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Tribunal ruling highlights unintended consequence

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Media Release

Published on

A win in the Administrative Appeals Tribunal for a former Royal Australian Navy helicopter pilot has highlighted an unintended consequence of the new military compensation scheme, according to Slater and Gordon lawyers.

Slater and Gordon lawyer Ben Mason said the recent test case of Michael Porter has broken through some of the barriers for Australian Defence Force members whose injuries have been aggravated by their defence service, after June 2004.

In a recent judgement, the tribunal ruled that Mr Porter, who was employed as a flight navigation instructor with the Royal Australian Navy, should be compensated for a back injury which was aggravated whilst using the “instructor’s jump seat” in the King Air 350 aircraft.

The tribunal heard how Mr Porter’s flight duties required him to sit in confined spaces for prolonged periods and in a flexed position, leaning forward and slightly twisted to one side.

Mr Mason said his client “often had to stretch after flying to be able to stand upright”.

Mr Mason said the Military Rehabilitation and Compensation Commission had denied any liability on the basis of “convoluted and harsh” rules contained in a statement of principles adopted by the new scheme.

“We successfully argued that that the statement of principles regime does not apply in all cases of aggravation after June 2004,” Mr Mason said.

“This is huge in terms of the new military compensation scheme because we have seen this regime effectively block access to benefits for hundreds of members who otherwise would have been entitled to compensation”.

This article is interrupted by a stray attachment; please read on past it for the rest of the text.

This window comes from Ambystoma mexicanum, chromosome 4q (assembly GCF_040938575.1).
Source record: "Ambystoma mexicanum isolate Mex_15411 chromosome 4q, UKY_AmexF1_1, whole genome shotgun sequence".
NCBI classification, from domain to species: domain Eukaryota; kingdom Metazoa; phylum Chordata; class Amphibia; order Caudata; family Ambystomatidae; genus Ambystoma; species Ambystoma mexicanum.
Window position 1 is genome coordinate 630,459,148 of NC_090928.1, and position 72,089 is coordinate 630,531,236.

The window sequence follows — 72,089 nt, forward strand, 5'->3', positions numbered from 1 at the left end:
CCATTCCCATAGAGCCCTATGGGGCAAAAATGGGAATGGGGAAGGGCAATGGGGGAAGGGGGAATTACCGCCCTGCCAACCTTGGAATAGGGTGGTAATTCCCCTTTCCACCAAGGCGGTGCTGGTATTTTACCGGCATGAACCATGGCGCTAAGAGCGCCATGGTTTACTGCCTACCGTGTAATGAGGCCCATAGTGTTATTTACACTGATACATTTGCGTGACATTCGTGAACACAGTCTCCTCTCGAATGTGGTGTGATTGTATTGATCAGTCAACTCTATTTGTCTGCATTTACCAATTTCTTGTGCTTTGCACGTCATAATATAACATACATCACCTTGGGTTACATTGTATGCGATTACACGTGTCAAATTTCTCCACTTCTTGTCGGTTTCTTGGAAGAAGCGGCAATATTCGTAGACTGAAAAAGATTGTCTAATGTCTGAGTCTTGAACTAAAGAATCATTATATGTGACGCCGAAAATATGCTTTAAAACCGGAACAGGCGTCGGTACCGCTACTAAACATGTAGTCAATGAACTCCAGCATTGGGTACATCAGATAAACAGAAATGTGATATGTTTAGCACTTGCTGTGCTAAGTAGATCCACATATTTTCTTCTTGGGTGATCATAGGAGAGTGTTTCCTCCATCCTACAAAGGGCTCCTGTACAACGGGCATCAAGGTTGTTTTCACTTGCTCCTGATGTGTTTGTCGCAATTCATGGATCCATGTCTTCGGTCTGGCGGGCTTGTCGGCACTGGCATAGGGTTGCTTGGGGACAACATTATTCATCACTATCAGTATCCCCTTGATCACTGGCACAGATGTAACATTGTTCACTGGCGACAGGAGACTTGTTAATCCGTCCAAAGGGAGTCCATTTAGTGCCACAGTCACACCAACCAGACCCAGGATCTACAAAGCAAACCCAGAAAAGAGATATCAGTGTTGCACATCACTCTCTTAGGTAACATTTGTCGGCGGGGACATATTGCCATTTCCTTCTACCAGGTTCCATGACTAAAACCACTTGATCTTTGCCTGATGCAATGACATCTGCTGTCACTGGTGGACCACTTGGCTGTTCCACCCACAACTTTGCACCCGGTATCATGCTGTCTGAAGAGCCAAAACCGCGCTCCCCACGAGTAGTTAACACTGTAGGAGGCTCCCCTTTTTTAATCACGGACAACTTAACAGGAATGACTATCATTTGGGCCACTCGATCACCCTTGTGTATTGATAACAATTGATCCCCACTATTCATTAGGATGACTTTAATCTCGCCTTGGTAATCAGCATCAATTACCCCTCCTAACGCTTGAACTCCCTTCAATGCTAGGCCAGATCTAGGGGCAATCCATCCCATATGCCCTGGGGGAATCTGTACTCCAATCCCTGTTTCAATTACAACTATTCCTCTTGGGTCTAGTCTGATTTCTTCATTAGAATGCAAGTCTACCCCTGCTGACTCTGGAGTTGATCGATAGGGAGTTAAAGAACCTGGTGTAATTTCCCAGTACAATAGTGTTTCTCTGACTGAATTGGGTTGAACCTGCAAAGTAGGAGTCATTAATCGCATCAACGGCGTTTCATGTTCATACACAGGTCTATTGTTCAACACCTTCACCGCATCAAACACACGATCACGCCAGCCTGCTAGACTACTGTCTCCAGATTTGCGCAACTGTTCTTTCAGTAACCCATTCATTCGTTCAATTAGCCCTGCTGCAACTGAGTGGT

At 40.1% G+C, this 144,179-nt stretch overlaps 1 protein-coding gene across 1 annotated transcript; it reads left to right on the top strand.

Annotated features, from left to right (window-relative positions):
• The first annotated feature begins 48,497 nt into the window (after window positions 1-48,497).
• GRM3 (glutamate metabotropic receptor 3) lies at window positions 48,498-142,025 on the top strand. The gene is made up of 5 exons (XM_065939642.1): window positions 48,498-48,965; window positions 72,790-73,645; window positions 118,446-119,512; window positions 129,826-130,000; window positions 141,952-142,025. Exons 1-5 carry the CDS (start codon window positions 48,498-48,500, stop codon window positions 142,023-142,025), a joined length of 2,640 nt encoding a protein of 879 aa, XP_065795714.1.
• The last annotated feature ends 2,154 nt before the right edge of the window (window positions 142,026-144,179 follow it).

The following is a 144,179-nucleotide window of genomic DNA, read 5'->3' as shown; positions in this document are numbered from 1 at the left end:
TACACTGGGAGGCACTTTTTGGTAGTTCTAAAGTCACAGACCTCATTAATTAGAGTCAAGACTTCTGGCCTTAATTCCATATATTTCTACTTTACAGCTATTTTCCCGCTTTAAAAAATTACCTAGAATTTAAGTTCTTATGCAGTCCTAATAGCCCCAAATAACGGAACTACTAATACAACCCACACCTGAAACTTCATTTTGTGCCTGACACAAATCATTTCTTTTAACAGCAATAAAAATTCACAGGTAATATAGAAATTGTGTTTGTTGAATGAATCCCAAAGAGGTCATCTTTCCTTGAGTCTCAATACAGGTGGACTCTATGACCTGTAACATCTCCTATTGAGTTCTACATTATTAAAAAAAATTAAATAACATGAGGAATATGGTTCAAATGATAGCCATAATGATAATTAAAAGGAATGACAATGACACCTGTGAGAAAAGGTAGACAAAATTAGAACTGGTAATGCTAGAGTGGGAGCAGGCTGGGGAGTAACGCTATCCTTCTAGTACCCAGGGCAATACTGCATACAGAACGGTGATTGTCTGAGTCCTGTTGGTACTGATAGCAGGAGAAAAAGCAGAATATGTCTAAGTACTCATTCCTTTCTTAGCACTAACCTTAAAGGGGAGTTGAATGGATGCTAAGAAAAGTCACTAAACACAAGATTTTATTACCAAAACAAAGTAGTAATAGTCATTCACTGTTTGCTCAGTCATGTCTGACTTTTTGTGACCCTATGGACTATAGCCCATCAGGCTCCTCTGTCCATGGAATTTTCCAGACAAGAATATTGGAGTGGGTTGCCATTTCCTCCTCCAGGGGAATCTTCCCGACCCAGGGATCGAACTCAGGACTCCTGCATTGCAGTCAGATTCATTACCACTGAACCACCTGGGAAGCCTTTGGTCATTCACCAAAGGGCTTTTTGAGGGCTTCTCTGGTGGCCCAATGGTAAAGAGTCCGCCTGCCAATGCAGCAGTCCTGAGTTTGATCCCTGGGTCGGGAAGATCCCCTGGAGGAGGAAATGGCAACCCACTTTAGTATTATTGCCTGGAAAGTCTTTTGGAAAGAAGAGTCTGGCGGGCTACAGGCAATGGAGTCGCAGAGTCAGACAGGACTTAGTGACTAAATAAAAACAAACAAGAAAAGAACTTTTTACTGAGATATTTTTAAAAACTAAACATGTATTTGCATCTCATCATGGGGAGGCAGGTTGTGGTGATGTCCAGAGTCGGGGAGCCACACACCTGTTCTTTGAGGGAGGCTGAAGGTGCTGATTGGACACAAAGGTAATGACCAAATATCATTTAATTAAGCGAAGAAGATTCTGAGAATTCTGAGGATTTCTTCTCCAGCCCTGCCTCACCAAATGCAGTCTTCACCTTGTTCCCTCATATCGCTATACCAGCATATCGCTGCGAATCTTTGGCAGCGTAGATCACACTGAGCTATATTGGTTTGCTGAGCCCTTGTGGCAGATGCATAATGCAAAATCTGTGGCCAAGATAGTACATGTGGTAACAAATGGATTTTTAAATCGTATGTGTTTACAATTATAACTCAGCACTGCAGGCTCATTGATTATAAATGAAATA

In its reasons for decision, the tribunal acknowledged a concession by the Commission that this was “an interesting and extraordinary case” because Mr Porter would succeed if this were a claim under the old military compensation scheme based on the Safety, Rehabilitation and Compensation Act 1988.

Mr Mason said it was a two and a half year battle for Mr Porter, who has since left the Navy, and still suffers permanent back pain as a result of his service.

“Apart from obvious anomalies with this new scheme, the time taken to determine claims is the biggest problem faced by service personnel and their families, especially when around one in 5 end up being wrong” Mr Mason said.

In July 2004, the Howard Government introduced a new scheme which it described as the “best of both worlds” where benefits “at least match and in many cases enhance those provided under the existing two pieces of legislation”.  By 2009, it was clear to all that a review of the new scheme was required, including a review of the anomalies and unintended differences between the new and old schemes.

In a detailed submission to the Review of Military Compensation Arrangements, Slater and Gordon argued that in many cases, benefits and rights have been substantially eroded or abolished.

Slater and Gordon’s submission to the review can be viewed on the Department of Veteran Affairs’ website.